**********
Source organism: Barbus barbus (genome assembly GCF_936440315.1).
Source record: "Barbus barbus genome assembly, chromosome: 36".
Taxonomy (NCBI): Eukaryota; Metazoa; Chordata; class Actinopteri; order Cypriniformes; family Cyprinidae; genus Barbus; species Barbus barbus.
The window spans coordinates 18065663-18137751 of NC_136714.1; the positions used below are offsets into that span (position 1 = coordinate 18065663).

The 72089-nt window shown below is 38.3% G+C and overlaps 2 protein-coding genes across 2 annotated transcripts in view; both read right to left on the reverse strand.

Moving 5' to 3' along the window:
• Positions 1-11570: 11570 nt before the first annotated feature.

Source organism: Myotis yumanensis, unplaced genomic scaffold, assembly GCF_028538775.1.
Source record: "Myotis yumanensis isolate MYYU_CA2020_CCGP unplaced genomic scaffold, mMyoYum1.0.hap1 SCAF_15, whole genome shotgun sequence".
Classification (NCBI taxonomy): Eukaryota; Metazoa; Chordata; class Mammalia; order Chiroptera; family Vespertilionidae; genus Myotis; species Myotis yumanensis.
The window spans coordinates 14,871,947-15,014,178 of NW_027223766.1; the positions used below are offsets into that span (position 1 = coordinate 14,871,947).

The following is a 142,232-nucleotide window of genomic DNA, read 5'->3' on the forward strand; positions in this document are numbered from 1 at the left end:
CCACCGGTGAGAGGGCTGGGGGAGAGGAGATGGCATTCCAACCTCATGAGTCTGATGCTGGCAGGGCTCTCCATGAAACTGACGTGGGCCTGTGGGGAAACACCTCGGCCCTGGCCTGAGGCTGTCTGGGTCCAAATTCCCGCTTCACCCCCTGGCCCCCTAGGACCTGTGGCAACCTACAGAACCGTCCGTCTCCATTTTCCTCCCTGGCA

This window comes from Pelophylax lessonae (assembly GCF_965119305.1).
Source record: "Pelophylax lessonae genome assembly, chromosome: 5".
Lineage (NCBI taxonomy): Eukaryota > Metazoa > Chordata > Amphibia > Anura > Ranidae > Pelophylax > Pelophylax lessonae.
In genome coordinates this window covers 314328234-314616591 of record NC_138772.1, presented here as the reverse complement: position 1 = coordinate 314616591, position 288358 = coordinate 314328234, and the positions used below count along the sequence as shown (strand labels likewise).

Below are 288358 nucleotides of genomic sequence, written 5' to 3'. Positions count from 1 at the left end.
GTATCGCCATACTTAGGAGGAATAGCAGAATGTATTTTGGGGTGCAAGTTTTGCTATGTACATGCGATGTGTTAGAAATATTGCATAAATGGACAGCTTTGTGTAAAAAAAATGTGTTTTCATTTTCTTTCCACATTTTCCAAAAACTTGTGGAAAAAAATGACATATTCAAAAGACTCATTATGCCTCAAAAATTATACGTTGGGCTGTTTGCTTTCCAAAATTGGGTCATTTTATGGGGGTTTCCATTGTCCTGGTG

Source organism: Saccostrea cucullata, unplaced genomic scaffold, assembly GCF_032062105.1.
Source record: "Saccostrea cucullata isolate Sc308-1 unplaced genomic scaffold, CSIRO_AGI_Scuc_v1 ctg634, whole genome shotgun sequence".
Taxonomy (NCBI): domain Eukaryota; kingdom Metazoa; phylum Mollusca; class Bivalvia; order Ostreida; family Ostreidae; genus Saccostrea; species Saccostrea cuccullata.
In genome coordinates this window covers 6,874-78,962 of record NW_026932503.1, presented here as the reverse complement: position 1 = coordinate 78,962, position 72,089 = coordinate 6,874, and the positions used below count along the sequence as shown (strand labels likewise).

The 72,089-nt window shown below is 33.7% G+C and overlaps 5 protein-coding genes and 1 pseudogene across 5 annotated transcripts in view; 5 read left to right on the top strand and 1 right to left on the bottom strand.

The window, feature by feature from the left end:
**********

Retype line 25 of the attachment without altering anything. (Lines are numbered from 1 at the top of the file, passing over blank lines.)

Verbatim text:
The window, feature by feature from the left end: